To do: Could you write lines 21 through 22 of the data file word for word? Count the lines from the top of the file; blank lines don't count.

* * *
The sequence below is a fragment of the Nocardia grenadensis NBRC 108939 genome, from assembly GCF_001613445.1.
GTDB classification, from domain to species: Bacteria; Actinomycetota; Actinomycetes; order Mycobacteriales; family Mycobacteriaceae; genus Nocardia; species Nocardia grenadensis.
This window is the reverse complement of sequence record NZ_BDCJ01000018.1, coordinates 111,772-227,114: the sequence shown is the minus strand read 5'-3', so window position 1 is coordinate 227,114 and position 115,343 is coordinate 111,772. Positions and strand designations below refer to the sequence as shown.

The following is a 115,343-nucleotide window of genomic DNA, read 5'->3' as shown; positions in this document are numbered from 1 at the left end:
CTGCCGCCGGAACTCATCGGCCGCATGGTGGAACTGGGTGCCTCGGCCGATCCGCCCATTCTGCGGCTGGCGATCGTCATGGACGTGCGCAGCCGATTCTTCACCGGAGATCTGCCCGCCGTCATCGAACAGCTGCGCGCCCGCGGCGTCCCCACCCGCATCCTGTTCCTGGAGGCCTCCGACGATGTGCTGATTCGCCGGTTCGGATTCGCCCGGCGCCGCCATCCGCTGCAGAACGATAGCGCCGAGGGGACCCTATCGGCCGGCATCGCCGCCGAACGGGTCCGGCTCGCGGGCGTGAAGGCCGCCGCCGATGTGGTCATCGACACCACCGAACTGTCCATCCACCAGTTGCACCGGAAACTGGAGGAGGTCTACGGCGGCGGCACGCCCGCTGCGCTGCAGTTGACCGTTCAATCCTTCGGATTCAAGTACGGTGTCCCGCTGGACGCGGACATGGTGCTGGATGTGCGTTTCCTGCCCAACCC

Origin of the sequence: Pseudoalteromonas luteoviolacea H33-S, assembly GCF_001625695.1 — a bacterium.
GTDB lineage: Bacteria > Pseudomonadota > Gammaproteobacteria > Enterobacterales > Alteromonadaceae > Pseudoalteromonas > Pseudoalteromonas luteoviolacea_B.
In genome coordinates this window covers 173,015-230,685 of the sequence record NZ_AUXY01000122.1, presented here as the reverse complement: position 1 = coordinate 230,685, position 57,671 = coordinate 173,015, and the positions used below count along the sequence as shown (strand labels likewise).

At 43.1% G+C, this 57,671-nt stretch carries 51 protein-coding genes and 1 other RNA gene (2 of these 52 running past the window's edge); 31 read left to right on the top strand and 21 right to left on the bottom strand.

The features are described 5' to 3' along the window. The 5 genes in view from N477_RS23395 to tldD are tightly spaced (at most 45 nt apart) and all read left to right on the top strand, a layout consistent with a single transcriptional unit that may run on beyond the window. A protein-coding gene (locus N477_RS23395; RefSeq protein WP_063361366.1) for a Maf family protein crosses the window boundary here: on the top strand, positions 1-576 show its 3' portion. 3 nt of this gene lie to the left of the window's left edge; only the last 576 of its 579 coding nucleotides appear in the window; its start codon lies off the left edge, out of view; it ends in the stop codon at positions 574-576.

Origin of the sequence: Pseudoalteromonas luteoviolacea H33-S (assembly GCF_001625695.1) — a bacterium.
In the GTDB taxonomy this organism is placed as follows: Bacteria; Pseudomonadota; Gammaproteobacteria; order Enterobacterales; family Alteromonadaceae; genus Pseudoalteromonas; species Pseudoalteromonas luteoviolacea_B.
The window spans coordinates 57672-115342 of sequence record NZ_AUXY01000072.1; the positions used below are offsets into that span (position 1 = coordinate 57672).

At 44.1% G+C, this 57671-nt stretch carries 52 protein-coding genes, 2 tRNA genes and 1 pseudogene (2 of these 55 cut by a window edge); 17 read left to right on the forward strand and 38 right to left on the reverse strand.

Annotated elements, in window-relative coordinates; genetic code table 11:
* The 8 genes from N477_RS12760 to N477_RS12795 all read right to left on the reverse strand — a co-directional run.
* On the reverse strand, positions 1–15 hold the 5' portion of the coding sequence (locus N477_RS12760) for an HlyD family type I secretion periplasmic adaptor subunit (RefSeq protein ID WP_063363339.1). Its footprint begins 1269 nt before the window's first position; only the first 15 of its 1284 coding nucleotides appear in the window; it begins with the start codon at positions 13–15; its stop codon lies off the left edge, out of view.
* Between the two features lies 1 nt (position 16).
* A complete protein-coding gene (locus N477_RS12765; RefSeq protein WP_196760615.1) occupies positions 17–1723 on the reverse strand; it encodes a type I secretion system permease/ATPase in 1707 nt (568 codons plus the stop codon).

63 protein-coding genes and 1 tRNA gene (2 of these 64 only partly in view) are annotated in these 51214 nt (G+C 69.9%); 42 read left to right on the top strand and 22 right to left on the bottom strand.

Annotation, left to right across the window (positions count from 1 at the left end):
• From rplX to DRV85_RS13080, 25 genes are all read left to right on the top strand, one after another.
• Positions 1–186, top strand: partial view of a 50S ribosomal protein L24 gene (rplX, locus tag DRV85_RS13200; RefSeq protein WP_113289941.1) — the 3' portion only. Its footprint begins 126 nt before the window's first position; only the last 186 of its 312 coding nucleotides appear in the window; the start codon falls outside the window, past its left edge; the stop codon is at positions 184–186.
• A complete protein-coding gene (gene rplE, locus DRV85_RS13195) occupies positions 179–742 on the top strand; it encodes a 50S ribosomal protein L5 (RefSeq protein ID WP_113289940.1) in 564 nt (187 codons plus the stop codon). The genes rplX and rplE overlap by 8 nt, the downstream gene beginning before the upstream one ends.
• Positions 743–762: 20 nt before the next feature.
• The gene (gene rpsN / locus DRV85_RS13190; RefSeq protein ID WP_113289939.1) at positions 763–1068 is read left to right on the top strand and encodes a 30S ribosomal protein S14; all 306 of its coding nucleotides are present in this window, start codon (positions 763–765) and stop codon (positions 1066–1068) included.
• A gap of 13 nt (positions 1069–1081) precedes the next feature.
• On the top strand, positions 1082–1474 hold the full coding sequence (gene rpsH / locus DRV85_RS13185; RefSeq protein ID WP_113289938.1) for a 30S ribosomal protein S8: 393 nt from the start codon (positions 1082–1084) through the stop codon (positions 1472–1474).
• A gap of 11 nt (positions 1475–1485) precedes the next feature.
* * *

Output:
Annotation, left to right across the window (positions count from 1 at the left end):
• From rplX to DRV85_RS13080, 25 genes are all read left to right on the top strand, one after another.